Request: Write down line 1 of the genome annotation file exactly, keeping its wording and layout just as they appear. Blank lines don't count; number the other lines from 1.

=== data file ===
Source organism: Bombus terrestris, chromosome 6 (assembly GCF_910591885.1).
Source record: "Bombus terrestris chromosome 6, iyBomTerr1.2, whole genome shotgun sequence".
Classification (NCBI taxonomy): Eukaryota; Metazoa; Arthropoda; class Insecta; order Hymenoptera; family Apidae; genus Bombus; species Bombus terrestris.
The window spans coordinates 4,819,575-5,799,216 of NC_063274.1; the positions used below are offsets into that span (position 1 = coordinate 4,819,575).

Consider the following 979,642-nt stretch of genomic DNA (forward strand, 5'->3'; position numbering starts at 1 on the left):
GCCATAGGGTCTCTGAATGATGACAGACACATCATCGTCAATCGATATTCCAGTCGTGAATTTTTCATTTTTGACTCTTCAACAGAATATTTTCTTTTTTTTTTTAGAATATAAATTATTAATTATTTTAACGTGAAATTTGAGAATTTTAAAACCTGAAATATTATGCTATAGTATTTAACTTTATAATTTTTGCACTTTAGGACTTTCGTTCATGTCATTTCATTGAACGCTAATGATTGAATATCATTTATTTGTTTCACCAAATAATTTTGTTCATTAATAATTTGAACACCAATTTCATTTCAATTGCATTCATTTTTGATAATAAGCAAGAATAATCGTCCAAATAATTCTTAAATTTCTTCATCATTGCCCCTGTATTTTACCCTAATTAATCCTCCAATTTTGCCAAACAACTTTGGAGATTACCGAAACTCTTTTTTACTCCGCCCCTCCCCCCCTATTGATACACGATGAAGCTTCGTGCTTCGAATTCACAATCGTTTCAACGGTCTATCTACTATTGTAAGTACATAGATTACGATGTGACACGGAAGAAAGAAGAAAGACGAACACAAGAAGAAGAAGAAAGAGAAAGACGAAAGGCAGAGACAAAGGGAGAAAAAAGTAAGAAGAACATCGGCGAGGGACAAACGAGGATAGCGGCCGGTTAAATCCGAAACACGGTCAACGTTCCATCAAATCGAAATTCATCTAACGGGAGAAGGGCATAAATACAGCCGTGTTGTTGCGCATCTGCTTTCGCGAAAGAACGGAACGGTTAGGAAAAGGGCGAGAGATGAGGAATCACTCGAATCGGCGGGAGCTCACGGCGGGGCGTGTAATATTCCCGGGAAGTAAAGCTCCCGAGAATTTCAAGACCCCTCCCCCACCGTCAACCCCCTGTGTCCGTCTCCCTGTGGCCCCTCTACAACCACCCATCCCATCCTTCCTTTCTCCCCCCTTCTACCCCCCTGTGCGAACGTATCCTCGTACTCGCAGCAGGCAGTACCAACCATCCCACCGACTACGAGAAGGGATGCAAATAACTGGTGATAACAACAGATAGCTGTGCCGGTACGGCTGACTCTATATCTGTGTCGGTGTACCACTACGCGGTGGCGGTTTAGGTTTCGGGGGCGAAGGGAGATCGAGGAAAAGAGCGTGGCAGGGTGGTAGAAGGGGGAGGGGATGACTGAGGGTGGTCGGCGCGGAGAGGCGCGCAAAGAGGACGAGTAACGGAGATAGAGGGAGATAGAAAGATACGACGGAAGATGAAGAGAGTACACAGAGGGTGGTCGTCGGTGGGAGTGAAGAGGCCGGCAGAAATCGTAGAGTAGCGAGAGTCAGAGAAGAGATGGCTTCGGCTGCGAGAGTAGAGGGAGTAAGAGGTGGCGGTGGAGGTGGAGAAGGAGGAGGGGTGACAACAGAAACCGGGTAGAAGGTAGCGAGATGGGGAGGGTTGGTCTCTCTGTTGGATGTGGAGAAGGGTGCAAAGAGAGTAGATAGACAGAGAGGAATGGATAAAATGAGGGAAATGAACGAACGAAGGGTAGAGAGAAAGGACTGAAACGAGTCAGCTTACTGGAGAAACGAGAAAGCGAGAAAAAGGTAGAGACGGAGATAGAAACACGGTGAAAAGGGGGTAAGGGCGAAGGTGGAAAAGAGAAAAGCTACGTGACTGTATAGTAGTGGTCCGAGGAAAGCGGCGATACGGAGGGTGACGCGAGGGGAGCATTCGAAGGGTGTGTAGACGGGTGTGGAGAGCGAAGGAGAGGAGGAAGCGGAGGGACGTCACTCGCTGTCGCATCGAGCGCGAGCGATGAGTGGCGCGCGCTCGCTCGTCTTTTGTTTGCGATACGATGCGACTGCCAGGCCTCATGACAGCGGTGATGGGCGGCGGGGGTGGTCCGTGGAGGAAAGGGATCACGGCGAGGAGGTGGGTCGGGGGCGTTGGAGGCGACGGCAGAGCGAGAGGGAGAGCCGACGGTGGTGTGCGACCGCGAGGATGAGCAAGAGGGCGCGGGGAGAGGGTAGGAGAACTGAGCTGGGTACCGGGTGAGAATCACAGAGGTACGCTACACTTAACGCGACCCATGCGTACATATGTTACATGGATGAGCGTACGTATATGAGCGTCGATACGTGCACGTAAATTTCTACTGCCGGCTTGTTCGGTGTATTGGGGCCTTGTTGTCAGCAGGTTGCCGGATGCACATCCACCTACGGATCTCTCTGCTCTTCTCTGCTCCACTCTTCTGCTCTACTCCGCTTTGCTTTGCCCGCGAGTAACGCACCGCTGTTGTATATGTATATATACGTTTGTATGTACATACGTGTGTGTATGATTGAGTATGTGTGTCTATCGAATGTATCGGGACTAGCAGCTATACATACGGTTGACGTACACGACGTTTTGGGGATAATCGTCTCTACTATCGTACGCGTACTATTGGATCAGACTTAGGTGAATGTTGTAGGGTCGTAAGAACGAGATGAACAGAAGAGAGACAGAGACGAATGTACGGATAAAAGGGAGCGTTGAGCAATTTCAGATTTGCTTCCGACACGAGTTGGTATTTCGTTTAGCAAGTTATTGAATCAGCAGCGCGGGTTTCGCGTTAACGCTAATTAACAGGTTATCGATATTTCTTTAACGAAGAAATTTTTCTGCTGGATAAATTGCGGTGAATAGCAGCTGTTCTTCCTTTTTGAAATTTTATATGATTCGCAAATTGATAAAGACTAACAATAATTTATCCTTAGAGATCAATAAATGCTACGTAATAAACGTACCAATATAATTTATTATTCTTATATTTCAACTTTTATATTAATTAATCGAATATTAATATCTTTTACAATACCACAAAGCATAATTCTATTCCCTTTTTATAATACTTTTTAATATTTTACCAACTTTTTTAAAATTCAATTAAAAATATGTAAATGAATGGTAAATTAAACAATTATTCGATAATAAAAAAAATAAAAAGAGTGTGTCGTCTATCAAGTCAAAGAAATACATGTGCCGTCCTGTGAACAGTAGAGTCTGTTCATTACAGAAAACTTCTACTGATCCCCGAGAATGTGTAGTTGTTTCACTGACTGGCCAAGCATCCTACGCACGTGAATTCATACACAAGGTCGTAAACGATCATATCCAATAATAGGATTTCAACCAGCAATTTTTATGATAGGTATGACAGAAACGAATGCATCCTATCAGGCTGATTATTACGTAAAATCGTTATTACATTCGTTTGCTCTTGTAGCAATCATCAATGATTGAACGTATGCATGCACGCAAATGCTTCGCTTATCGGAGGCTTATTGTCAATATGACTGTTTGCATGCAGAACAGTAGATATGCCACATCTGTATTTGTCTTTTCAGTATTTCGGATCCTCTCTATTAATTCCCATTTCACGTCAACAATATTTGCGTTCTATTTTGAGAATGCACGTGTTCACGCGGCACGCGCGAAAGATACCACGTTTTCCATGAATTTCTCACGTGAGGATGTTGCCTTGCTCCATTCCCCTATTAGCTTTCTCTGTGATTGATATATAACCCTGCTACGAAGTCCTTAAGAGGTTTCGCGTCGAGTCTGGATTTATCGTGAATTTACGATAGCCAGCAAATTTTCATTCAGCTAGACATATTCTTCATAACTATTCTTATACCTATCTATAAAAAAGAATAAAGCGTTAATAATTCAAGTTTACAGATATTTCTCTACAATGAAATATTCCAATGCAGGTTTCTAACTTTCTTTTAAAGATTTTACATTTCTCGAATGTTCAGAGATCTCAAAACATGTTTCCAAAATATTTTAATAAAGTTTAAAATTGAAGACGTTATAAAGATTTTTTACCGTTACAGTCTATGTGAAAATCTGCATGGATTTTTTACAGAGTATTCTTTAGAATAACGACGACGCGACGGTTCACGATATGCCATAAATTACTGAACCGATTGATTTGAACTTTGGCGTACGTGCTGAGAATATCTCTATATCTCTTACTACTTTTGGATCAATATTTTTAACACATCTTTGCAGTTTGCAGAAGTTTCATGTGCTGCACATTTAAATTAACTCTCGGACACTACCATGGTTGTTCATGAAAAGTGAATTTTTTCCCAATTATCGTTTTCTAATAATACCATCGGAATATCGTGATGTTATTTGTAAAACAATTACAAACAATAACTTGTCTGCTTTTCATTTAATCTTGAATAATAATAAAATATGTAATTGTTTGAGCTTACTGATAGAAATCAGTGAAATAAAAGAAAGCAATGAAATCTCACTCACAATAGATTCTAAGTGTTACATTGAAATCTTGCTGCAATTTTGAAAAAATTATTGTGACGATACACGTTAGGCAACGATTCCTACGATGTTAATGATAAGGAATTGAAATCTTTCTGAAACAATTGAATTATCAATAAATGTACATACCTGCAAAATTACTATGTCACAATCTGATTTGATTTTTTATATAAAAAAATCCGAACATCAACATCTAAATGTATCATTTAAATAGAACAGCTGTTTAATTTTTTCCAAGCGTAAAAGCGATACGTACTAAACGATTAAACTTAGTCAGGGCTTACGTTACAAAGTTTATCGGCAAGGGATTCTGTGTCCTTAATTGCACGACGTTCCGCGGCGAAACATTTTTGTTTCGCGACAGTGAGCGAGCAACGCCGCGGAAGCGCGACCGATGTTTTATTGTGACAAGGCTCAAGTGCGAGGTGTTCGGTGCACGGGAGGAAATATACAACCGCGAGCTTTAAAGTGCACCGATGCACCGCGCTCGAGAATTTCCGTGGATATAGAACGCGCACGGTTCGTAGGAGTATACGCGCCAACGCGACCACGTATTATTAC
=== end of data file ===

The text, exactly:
Source organism: Bombus terrestris, chromosome 6 (assembly GCF_910591885.1).